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#11-13-2013 - ComFish News Roundup

Alaska Salmon Fishery Re-certified as Sustainable
MSC team met bieders / MSC team with winning b...
MSC team met bieders / MSC team with
winning bidders (Photo credit: MSCkeurmerk)
US - Global seafood markets can continue to source MSC certified Alaska salmon and apply the MSC ecolabel, after a scientific, stakeholder-engaged, third-party assessment by Intertek Moody Marine (IMM) determined that 13 units of certification meet the MSC Standard as a sustainable and well-managed fishery. The Prince William Sound unit remains in assessment pending additional data. The 13 recertified units cover all other Alaska salmon. The Alaska salmon fishery was first certified in 2000 and re-certified in 2007. This third certification was undertaken by the....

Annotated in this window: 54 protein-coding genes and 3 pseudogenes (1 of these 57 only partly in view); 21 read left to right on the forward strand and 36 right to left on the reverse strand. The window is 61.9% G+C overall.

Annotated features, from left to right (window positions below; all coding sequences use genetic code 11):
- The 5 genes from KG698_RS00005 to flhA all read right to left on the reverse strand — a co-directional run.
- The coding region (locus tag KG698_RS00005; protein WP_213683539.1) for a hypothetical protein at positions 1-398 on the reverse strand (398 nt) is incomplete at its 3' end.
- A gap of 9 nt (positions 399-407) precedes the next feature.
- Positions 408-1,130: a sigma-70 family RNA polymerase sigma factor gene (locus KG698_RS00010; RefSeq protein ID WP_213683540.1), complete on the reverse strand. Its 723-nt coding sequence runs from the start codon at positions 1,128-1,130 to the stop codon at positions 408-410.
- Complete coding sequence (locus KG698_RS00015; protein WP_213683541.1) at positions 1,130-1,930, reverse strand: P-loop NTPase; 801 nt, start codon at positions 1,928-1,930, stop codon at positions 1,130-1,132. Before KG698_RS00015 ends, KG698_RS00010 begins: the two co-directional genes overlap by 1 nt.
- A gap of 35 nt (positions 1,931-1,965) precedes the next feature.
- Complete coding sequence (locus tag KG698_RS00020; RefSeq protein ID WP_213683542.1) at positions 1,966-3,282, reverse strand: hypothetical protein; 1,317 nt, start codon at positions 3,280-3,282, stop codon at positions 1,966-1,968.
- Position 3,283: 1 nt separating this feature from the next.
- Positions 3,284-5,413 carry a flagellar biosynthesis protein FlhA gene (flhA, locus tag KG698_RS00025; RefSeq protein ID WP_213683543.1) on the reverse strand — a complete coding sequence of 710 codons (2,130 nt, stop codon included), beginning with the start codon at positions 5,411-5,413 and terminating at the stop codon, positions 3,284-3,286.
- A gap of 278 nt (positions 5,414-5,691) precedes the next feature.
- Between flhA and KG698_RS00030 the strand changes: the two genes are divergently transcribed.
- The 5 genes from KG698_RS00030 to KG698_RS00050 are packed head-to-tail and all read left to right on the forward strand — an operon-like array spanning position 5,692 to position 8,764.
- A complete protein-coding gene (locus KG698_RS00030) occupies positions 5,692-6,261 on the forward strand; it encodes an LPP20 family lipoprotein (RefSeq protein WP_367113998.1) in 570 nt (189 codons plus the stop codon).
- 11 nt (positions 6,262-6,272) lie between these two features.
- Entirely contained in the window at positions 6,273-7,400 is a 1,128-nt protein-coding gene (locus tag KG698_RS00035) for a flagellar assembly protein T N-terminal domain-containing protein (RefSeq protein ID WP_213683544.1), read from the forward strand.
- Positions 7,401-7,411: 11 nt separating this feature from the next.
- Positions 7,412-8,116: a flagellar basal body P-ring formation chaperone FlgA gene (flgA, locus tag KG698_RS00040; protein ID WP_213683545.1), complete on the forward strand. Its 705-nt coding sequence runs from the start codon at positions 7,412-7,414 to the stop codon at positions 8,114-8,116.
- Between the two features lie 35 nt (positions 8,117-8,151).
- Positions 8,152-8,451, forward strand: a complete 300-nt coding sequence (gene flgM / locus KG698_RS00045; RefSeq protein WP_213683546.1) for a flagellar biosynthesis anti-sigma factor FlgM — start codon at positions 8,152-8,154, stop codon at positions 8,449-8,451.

5:06 PM TUE NOVEMBER 12, 2013
Study: More Salmon May Survive The Ocean Than Previously Thought
When Columbia River salmon reach the ocean, they may swim off in different directions than previously thought. that could require new thinking on how many fish are surviving their journey to the sea. Up until now, most research counting juvenile salmon in the ocean has focused...

Fishing Industry Fights Back Against Proposed Set-net Ban
By Alexandra Gutierrez, APRN - Juneau | November 12, 2013 - 5:37 pm
Fish politics can be messy stuff. They’re complicated; they’re emotional, and there’s a lot of money involved. Now that a group with ties to the sportfishing lobby is trying to put the existence of the Cook Inlet setnet fishery to a vote, fish politics are being taken to their messy extreme. When the initiative application was filed last week, commercial fishing groups were mostly quiet. Now, they’re issuing full-throated denunciations of the move to prohibit set-netting in urban areas. “Theatrics and political games” is how the United Fishermen of Alaska — or UFA — is describing it. The Alaska Salmon Alliance — another trade group.....

Otter hunting increases
by Matt Lichtenstein
November 12, 2013 9:37 am